Olusegun Obasanjo. (File: AFP)
The African Union’s special envoy for the Horn of Africa, Olusegun Obasanjo, remains hopeful that dialogue can end Ethiopia’s year-long war, but warned in a statement released on Sunday that “such talks cannot deliver” without an immediate ceasefire.
The former Nigerian president is leading an international push to end a conflict that has cost thousands of lives and displaced two million people, as fears of a rebel march on Ethiopia’s capital Addis Ababa prompt a flurry of diplomatic activity.
In addition to Obasanjo, who left Ethiopia on Thursday after meetings with Prime Minister Abiy Ahmed and the leadership of the Tigray People’s Liberation Front rebel group, US special envoy Jeffrey Feltman also visited the country last week for talks.
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Meanwhile, Kenya’s President Uhuru Kenyatta, who has also participated in regional mediation efforts, landed in Ethiopia on a surprise one-day visit Sunday, with Abiy posting photos of the pair on Twitter.
Obasanjo said he was “optimistic that common ground towards a peaceful resolution of the conflict can be secured.”
But with fighting intensifying in recent weeks and the TPLF claiming major territorial gains, he warned that “such talks cannot deliver in an environment of escalated military hostilities.”
“I, therefore, appeal to the leadership of all sides to halt their military offensives. This will allow an opportunity for dialogue to continue to progress.”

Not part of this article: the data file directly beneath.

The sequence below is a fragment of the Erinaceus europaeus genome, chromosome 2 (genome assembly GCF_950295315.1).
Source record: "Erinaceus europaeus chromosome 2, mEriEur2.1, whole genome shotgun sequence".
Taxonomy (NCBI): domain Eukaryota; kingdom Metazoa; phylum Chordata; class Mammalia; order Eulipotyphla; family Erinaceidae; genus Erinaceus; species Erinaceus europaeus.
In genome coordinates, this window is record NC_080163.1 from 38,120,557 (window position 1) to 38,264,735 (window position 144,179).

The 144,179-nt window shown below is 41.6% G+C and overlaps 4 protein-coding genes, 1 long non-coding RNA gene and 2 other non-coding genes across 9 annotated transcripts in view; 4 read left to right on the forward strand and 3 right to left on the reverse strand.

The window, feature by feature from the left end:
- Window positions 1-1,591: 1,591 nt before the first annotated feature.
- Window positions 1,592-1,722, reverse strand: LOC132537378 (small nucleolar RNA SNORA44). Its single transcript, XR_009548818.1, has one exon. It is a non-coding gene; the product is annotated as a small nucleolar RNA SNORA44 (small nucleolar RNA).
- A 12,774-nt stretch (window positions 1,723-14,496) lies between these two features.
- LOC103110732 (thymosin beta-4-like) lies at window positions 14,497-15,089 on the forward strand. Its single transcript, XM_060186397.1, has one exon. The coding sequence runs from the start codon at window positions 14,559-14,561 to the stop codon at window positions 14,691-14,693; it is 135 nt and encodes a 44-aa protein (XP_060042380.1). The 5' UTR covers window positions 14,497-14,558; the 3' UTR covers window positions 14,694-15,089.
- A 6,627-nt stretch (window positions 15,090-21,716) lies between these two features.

His comments came ahead of a three-nation visit to Africa by US Secretary of State Antony Blinken, who has backed Obasanjo’s efforts at mediation and threatened to impose sanctions on Abiy’s government and the TPLF unless they move forward on talks.
Ethiopia on Thursday laid out conditions for possible talks with the rebels, including a halt to attacks, a TPLF withdrawal from the neighbouring areas of Amhara and Afar, and recognition of the government’s legitimacy.
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The TPLF in turn is demanding that aid be let into Tigray, the region where the conflict erupted last year. No assistance has arrived by road since October 18, and 364 trucks are stuck in Afar awaiting authorisation, according to the United Nations.
Abiy sent troops into Tigray last November to topple the TPLF, a move he said came in response to rebel attacks on army camps.
Though the 2019 Nobel Peace laureate vowed a swift victory, by late June the TPLF had retaken most of Tigray before expanding into Amhara and Afar.